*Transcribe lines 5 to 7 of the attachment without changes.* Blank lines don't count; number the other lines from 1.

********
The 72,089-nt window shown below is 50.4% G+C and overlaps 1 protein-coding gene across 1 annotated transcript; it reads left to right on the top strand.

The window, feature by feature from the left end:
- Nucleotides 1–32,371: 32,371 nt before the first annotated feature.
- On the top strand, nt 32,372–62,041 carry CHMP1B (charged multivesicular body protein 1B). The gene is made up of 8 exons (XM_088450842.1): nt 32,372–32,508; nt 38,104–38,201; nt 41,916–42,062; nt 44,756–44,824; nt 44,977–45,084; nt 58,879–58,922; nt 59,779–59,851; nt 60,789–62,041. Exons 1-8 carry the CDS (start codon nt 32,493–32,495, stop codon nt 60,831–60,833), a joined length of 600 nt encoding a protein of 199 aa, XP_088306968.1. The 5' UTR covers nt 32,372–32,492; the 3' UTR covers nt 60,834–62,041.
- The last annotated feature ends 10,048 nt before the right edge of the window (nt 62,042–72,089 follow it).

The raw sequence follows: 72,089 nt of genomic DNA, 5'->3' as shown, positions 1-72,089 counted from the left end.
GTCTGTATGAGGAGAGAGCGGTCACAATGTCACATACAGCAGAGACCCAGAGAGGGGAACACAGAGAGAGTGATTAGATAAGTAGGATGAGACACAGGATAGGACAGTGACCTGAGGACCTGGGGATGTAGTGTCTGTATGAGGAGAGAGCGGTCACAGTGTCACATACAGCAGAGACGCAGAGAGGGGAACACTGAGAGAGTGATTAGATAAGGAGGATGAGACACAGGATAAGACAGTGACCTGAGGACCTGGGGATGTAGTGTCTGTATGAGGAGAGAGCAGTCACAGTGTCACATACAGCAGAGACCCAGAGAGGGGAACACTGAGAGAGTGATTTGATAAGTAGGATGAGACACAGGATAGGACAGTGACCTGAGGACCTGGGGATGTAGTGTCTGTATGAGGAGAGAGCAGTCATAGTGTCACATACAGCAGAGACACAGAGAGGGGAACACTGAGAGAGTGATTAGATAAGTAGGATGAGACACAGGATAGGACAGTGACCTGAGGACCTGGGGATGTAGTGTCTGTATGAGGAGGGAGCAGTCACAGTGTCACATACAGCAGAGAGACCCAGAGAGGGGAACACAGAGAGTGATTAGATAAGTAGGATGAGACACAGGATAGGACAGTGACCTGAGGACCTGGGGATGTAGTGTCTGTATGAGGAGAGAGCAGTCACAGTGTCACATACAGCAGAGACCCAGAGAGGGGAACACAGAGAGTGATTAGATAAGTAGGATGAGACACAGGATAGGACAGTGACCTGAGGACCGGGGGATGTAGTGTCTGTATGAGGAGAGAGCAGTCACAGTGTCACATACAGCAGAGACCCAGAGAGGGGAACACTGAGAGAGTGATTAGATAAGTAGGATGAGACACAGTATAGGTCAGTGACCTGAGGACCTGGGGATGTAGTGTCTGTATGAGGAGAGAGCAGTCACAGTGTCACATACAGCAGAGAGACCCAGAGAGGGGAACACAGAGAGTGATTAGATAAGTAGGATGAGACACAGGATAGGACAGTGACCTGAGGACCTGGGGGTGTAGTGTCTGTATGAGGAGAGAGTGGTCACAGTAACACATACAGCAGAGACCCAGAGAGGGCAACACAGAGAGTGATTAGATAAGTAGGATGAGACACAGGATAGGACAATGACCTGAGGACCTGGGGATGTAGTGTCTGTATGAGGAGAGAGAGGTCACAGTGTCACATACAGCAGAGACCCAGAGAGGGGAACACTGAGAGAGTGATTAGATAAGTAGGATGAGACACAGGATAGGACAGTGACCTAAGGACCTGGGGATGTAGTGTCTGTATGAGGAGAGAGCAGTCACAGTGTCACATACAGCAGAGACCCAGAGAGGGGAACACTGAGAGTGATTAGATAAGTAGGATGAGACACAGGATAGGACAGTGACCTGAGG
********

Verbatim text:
- The last annotated feature ends 10,048 nt before the right edge of the window (nt 62,042–72,089 follow it).

The raw sequence follows: 72,089 nt of genomic DNA, 5'->3' as shown, positions 1-72,089 counted from the left end.
GTCTGTATGAGGAGAGAGCGGTCACAATGTCACATACAGCAGAGACCCAGAGAGGGGAACACAGAGAGAGTGATTAGATAAGTAGGATGAGACACAGGATAGGACAGTGACCTGAGGACCTGGGGATGTAGTGTCTGTATGAGGAGAGAGCGGTCACAGTGTCACATACAGCAGAGACGCAGAGAGGGGAACACTGAGAGAGTGATTAGATAAGGAGGATGAGACACAGGATAAGACAGTGACCTGAGGACCTGGGGATGTAGTGTCTGTATGAGGAGAGAGCAGTCACAGTGTCACATACAGCAGAGACCCAGAGAGGGGAACACTGAGAGAGTGATTTGATAAGTAGGATGAGACACAGGATAGGACAGTGACCTGAGGACCTGGGGATGTAGTGTCTGTATGAGGAGAGAGCAGTCATAGTGTCACATACAGCAGAGACACAGAGAGGGGAACACTGAGAGAGTGATTAGATAAGTAGGATGAGACACAGGATAGGACAGTGACCTGAGGACCTGGGGATGTAGTGTCTGTATGAGGAGGGAGCAGTCACAGTGTCACATACAGCAGAGAGACCCAGAGAGGGGAACACAGAGAGTGATTAGATAAGTAGGATGAGACACAGGATAGGACAGTGACCTGAGGACCTGGGGATGTAGTGTCTGTATGAGGAGAGAGCAGTCACAGTGTCACATACAGCAGAGACCCAGAGAGGGGAACACAGAGAGTGATTAGATAAGTAGGATGAGACACAGGATAGGACAGTGACCTGAGGACCGGGGGATGTAGTGTCTGTATGAGGAGAGAGCAGTCACAGTGTCACATACAGCAGAGACCCAGAGAGGGGAACACTGAGAGAGTGATTAGATAAGTAGGATGAGACACAGTATAGGTCAGTGACCTGAGGACCTGGGGATGTAGTGTCTGTATGAGGAGAGAGCAGTCACAGTGTCACATACAGCAGAGAGACCCAGAGAGGGGAACACAGAGAGTGATTAGATAAGTAGGATGAGACACAGGATAGGACAGTGACCTGAGGACCTGGGGGTGTAGTGTCTGTATGAGGAGAGAGTGGTCACAGTAACACATACAGCAGAGACCCAGAGAGGGCAACACAGAGAGTGATTAGATAAGTAGGATGAGACACAGGATAGGACAATGACCTGAGGACCTGGGGATGTAGTGTCTGTATGAGGAGAGAGAGGTCACAGTGTCACATACAGCAGAGACCCAGAGAGGGGAACACTGAGAGAGTGATTAGATAAGTAGGATGAGACACAGGATAGGACAGTGACCTAAGGACCTGGGGATGTAGTGTCTGTATGAGGAGAGAGCAGTCACAGTGTCACATACAGCAGAGACCCAGAGAGGGGAACACTGAGAGTGATTAGATAAGTAGGATGAGACACAGGATAGGACAGTGACCTGAGG